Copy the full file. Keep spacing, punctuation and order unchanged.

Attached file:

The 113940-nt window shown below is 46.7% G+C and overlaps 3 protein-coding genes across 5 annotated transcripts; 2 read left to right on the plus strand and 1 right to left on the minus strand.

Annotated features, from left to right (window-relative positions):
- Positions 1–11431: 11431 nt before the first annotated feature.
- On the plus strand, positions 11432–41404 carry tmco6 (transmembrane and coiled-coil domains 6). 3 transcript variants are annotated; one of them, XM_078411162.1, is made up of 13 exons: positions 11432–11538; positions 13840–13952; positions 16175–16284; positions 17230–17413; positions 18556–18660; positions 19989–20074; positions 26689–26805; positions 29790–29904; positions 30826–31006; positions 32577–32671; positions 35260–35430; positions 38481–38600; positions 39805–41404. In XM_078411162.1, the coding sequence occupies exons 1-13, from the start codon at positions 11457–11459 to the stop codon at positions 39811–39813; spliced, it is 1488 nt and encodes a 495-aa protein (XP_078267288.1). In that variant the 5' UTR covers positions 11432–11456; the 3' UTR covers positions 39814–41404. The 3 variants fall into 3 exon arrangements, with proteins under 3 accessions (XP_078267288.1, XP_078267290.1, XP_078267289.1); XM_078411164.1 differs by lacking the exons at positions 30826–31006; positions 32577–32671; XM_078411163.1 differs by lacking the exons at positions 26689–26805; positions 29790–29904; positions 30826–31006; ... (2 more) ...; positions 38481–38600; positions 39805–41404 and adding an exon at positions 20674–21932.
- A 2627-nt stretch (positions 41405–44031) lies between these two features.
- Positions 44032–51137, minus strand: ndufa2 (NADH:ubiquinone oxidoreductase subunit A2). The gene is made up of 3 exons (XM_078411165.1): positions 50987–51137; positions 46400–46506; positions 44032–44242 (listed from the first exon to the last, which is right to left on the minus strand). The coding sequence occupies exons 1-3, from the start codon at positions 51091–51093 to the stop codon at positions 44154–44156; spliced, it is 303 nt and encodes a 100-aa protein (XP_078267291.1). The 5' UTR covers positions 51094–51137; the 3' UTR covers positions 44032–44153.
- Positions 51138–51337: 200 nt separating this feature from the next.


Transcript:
The 113940-nt window shown below is 46.7% G+C and overlaps 3 protein-coding genes across 5 annotated transcripts; 2 read left to right on the plus strand and 1 right to left on the minus strand.

Annotated features, from left to right (window-relative positions):
- Positions 1–11431: 11431 nt before the first annotated feature.
- On the plus strand, positions 11432–41404 carry tmco6 (transmembrane and coiled-coil domains 6). 3 transcript variants are annotated; one of them, XM_078411162.1, is made up of 13 exons: positions 11432–11538; positions 13840–13952; positions 16175–16284; positions 17230–17413; positions 18556–18660; positions 19989–20074; positions 26689–26805; positions 29790–29904; positions 30826–31006; positions 32577–32671; positions 35260–35430; positions 38481–38600; positions 39805–41404. In XM_078411162.1, the coding sequence occupies exons 1-13, from the start codon at positions 11457–11459 to the stop codon at positions 39811–39813; spliced, it is 1488 nt and encodes a 495-aa protein (XP_078267288.1). In that variant the 5' UTR covers positions 11432–11456; the 3' UTR covers positions 39814–41404. The 3 variants fall into 3 exon arrangements, with proteins under 3 accessions (XP_078267288.1, XP_078267290.1, XP_078267289.1); XM_078411164.1 differs by lacking the exons at positions 30826–31006; positions 32577–32671; XM_078411163.1 differs by lacking the exons at positions 26689–26805; positions 29790–29904; positions 30826–31006; ... (2 more) ...; positions 38481–38600; positions 39805–41404 and adding an exon at positions 20674–21932.
- A 2627-nt stretch (positions 41405–44031) lies between these two features.
- Positions 44032–51137, minus strand: ndufa2 (NADH:ubiquinone oxidoreductase subunit A2). The gene is made up of 3 exons (XM_078411165.1): positions 50987–51137; positions 46400–46506; positions 44032–44242 (listed from the first exon to the last, which is right to left on the minus strand). The coding sequence occupies exons 1-3, from the start codon at positions 51091–51093 to the stop codon at positions 44154–44156; spliced, it is 303 nt and encodes a 100-aa protein (XP_078267291.1). The 5' UTR covers positions 51094–51137; the 3' UTR covers positions 44032–44153.
- Positions 51138–51337: 200 nt separating this feature from the next.